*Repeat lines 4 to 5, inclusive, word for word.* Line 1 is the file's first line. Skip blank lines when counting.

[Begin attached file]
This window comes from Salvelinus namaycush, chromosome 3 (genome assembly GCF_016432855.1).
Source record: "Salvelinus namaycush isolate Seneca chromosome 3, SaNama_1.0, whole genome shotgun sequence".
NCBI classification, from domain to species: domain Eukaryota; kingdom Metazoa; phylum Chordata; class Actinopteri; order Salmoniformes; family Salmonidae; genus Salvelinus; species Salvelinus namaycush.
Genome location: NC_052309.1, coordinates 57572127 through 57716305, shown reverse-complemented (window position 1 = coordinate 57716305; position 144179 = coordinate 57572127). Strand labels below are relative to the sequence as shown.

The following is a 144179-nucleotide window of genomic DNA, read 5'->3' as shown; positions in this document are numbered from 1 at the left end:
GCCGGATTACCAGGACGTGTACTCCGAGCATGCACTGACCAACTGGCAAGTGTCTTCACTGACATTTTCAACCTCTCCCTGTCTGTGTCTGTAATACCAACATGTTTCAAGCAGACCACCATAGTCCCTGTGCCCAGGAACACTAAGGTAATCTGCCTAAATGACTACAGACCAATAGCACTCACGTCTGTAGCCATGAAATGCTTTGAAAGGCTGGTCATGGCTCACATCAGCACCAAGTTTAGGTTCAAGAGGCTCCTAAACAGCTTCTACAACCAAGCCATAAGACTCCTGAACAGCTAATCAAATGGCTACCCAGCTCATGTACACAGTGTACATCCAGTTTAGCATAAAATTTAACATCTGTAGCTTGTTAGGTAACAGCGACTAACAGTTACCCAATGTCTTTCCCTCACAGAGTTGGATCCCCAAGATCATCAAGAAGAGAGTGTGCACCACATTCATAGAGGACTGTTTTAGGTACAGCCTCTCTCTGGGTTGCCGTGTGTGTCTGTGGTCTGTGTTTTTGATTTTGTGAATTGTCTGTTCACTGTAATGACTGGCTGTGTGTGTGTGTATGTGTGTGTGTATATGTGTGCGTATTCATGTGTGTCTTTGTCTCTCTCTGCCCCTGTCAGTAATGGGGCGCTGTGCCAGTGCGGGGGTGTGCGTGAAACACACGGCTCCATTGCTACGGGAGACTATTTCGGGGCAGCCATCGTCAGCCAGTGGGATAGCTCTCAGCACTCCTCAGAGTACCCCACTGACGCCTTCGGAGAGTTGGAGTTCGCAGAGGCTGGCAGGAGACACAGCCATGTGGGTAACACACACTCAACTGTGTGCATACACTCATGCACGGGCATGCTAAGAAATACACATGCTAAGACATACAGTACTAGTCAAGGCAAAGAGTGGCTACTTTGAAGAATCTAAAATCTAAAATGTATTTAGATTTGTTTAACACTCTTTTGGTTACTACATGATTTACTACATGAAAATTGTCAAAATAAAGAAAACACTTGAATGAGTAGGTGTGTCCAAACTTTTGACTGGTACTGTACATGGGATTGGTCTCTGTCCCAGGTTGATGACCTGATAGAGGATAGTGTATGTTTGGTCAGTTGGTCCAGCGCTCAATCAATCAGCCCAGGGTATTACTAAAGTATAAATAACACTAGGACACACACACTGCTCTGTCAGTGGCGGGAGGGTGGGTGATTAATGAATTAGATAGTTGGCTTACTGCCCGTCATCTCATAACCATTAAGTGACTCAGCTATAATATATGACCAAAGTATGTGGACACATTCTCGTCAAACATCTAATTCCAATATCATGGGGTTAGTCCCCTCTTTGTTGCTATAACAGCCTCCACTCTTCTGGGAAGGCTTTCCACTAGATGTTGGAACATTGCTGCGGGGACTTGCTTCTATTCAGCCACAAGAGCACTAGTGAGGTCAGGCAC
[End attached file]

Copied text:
Genome location: NC_052309.1, coordinates 57572127 through 57716305, shown reverse-complemented (window position 1 = coordinate 57716305; position 144179 = coordinate 57572127). Strand labels below are relative to the sequence as shown.

The following is a 144179-nucleotide window of genomic DNA, read 5'->3' as shown; positions in this document are numbered from 1 at the left end: